Susan Quenneville
Nov 01, 2017 rated it it was amazing
A complicated yet fascinating read about life in a small Newfoundland town filled with superstition, abuse, and the ravages of the War. The story has a lovely ending with reconciliation between sisters due to the determination of nine-year old Hannah.
Tkjtwmr
May 25, 2019 rated it really liked it
What a great story. Written during and after WW2, it paints an interesting picture of life in Newfoundland's outports--the families and friends and how they search for answers and understanding of life.
Debbie
Apr 04, 2019 rated it it was amazing
Donna Morrissey is an extremely talented storyteller. Written beautifully ,Downhill Chance takes us to Newfoundland, immersing us into the lives of two families, the Osmonds and Gales. Morrissey's narrative had me feeling like I was living the story, not just reading about it.

Excellent read.
Loraxe
May 25, 2018 rated it really liked it
Nobody writes family like Donna Morrissey, and once again she has produced gripping story of the power of fear, shame and love.

On top of the story itself, she invokes the geography of time and place so beautifully and terribly that I dreamt it every night.
Lester
Oct 10, 2017 rated it really liked it  ·  review of another edition
Wonderful!!!
Now I know what touten is....'a type of traditional pancake commonly made in Newfoundland'..yum!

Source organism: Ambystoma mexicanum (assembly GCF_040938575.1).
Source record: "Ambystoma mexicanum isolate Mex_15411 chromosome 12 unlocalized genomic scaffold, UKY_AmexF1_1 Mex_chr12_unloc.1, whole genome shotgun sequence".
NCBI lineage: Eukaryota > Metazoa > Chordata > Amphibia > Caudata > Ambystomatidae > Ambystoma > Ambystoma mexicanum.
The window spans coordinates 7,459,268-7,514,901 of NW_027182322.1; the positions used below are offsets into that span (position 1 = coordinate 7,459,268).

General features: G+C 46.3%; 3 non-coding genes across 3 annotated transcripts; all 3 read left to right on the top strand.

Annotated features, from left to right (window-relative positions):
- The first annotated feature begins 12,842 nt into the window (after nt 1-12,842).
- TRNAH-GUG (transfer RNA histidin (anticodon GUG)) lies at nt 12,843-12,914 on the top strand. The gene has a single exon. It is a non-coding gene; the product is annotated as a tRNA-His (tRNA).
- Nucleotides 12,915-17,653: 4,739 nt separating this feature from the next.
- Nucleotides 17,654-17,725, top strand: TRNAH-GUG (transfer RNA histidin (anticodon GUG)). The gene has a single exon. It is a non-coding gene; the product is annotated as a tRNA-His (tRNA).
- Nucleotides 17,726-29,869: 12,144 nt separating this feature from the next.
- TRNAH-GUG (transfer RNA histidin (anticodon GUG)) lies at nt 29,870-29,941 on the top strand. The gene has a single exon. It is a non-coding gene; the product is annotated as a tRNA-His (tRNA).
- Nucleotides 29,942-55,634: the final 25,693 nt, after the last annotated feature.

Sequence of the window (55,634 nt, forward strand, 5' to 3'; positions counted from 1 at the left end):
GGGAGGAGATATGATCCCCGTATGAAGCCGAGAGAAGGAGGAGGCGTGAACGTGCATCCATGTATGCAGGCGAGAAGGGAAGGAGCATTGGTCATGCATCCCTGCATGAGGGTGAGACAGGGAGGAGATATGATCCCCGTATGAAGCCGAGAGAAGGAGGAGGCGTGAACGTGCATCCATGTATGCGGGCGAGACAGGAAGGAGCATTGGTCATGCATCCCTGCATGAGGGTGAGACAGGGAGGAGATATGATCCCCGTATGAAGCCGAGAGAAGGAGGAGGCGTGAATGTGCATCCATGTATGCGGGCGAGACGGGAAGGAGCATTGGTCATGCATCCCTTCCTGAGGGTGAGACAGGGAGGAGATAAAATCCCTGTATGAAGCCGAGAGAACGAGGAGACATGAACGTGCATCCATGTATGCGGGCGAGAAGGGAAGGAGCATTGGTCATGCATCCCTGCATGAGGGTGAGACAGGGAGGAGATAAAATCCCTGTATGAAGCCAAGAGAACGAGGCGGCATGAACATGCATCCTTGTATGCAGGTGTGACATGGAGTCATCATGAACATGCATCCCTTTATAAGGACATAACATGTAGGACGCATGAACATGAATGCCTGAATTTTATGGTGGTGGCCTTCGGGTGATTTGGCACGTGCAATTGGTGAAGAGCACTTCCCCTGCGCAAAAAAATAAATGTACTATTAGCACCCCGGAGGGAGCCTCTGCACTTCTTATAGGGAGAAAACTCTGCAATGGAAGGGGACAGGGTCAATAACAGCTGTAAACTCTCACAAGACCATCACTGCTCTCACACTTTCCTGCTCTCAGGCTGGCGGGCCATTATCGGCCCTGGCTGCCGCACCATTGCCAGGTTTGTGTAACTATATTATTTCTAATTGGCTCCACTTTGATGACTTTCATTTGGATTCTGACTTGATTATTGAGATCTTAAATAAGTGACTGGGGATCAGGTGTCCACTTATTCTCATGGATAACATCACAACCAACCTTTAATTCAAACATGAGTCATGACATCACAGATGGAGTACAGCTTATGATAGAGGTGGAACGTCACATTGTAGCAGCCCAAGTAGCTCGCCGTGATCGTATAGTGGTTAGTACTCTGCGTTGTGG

Thankx Donna Morrissey.
Jacques Richer
May 03, 2018 rated it did not like it
Ok Donna, I don’t have a newfi vocab. Nor do I understand the outpost mentality that you do but could you be kinder to us mainlanders and explain to us what the hell is going on in your novel!!!
Elise
Nov 11, 2010 rated it did not like it
I almost didn't finish this book, but struggled through it. I found that it was a chore to keep up with the storyline. The author had moments of lovely writing interspersed throughout, but I found it wasted on this book because of the general negative theme. The dialect didn't really seem accurate and there were situations that didn't jive with the Canadian way of life. For instance, at one point someone was drinking iced tea for breakfast. My mother being a Canadian, I know that wouldn't have ...more
Diane
Jan 04, 2010 rated it really liked it
Recommends it for: Norma
Recommended to Diane by: Tom Fleming